Re: nowhere else

Giganews Newsgroups
Subject: Re: nowhere else
Posted by:  Don Phillipson (e9…@SPAMBLOCK.ncf.ca)
Date: Tue, 23 Dec 2014

"Lazypierrot" <lazypierr…@gmail.com> wrote in message
news:4ae36e0b-43b4-4853-97ee-2fae4a0771…@googlegroups.com...

<<
Hi I would like to know the meaning of the last phrase of the following
sentence; "nowhere else."  I wonder if it means something like "nowhere
other than this."

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About 700 Aboriginal groups lived on the Australian Continent when Europeans
first arrived -- somewhere between three hundred thousand and one-and-a-half
million people.  Each of these 700 groups had its own area of land, given
especially for that group by their gods. This was the land they had rights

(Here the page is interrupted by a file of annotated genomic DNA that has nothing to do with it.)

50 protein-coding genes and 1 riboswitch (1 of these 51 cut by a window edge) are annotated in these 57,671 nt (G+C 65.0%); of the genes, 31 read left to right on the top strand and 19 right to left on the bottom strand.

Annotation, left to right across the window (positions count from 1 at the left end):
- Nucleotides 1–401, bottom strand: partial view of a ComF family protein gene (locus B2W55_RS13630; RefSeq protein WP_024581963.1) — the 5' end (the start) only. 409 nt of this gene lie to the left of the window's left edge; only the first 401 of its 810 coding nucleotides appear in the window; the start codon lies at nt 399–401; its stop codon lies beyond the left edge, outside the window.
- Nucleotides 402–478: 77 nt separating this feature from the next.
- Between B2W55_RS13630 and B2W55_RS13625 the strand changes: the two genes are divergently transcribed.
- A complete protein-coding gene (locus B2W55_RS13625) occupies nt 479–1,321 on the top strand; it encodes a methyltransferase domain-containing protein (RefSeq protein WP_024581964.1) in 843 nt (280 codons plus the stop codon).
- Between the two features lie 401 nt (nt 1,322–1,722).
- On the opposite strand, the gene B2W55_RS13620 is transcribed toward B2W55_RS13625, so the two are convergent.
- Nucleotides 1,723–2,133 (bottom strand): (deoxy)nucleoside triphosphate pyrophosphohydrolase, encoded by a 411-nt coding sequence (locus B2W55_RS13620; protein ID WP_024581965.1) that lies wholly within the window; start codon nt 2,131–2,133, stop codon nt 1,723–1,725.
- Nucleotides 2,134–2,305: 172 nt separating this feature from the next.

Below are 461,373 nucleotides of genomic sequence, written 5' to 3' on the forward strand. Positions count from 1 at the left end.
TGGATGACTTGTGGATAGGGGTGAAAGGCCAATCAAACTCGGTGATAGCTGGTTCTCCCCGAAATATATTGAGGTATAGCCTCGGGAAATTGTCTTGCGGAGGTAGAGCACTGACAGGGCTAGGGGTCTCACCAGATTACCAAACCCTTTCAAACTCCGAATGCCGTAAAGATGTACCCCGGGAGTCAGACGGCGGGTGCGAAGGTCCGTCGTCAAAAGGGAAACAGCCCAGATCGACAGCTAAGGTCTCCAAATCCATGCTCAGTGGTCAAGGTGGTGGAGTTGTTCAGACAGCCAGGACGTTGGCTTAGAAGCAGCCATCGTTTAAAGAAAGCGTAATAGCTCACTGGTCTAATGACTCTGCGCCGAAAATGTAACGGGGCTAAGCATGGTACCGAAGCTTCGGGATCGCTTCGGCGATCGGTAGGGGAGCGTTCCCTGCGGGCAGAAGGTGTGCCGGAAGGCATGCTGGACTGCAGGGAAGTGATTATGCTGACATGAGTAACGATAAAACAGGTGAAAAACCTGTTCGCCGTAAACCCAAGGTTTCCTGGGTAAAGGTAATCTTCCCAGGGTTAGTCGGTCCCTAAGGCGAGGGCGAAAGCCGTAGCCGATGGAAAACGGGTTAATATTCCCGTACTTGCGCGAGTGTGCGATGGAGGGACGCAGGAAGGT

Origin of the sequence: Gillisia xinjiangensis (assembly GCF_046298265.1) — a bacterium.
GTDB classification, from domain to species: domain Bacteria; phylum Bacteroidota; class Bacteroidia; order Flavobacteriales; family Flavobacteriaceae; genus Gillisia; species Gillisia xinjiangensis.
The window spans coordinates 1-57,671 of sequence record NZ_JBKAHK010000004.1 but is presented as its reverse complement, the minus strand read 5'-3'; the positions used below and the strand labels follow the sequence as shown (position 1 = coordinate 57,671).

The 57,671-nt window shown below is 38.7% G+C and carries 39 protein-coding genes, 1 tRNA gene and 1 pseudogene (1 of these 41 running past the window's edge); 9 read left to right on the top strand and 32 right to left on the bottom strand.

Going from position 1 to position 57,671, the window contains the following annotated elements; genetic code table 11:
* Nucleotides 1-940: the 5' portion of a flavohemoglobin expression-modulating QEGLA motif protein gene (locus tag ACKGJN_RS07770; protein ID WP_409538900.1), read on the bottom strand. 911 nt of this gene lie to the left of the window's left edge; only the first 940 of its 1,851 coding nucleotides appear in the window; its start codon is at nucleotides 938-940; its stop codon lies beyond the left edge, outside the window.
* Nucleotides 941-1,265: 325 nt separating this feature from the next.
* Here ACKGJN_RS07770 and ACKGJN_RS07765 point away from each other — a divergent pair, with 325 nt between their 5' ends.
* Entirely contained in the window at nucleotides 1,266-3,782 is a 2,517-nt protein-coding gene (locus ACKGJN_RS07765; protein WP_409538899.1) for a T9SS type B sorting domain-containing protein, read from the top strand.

and responsibilities for...nowhere else.

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This phrase is normal English rhetoric (written or oral).
In order to add emphasis, it restates the meaning
of the main clause but differently (in a negated form.)

This sort of rhetoric is justified by Australia's unique
status as an island continent.  Whether its first inhabitants
arrived by boat or afoot, it was effectively isolated from the
rest of the world:  so that by the 18th century AD Australian
aborigines controlled all Australia and "nowhere else," since
they had no boats capable of traveling anywhere else.

--
Don Phillipson
Carlsbad Springs
(Ottawa, Canada)

Replies

In response to

nowhere else posted by Lazypierrot on Tue, 23 Dec 2014